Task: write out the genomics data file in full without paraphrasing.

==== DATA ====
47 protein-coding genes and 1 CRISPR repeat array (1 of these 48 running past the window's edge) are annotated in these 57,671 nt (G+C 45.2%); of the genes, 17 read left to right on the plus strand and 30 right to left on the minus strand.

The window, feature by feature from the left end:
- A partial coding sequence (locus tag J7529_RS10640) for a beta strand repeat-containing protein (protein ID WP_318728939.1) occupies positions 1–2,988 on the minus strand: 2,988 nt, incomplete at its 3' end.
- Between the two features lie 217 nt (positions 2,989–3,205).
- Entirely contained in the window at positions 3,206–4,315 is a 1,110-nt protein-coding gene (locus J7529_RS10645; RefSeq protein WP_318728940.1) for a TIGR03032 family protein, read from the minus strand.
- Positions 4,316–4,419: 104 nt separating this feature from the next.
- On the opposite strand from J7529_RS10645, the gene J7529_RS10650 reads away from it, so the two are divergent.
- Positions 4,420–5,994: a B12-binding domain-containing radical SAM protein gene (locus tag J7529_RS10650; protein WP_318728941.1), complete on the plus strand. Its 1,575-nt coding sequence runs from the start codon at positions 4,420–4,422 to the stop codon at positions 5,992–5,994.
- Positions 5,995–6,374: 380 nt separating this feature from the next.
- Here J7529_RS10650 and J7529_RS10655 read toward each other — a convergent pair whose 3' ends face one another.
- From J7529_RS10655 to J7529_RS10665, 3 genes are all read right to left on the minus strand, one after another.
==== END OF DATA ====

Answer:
47 protein-coding genes and 1 CRISPR repeat array (1 of these 48 running past the window's edge) are annotated in these 57,671 nt (G+C 45.2%); of the genes, 17 read left to right on the plus strand and 30 right to left on the minus strand.

The window, feature by feature from the left end:
- A partial coding sequence (locus tag J7529_RS10640) for a beta strand repeat-containing protein (protein ID WP_318728939.1) occupies positions 1–2,988 on the minus strand: 2,988 nt, incomplete at its 3' end.
- Between the two features lie 217 nt (positions 2,989–3,205).
- Entirely contained in the window at positions 3,206–4,315 is a 1,110-nt protein-coding gene (locus J7529_RS10645; RefSeq protein WP_318728940.1) for a TIGR03032 family protein, read from the minus strand.
- Positions 4,316–4,419: 104 nt separating this feature from the next.
- On the opposite strand from J7529_RS10645, the gene J7529_RS10650 reads away from it, so the two are divergent.
- Positions 4,420–5,994: a B12-binding domain-containing radical SAM protein gene (locus tag J7529_RS10650; protein WP_318728941.1), complete on the plus strand. Its 1,575-nt coding sequence runs from the start codon at positions 4,420–4,422 to the stop codon at positions 5,992–5,994.
- Positions 5,995–6,374: 380 nt separating this feature from the next.
- Here J7529_RS10650 and J7529_RS10655 read toward each other — a convergent pair whose 3' ends face one another.
- From J7529_RS10655 to J7529_RS10665, 3 genes are all read right to left on the minus strand, one after another.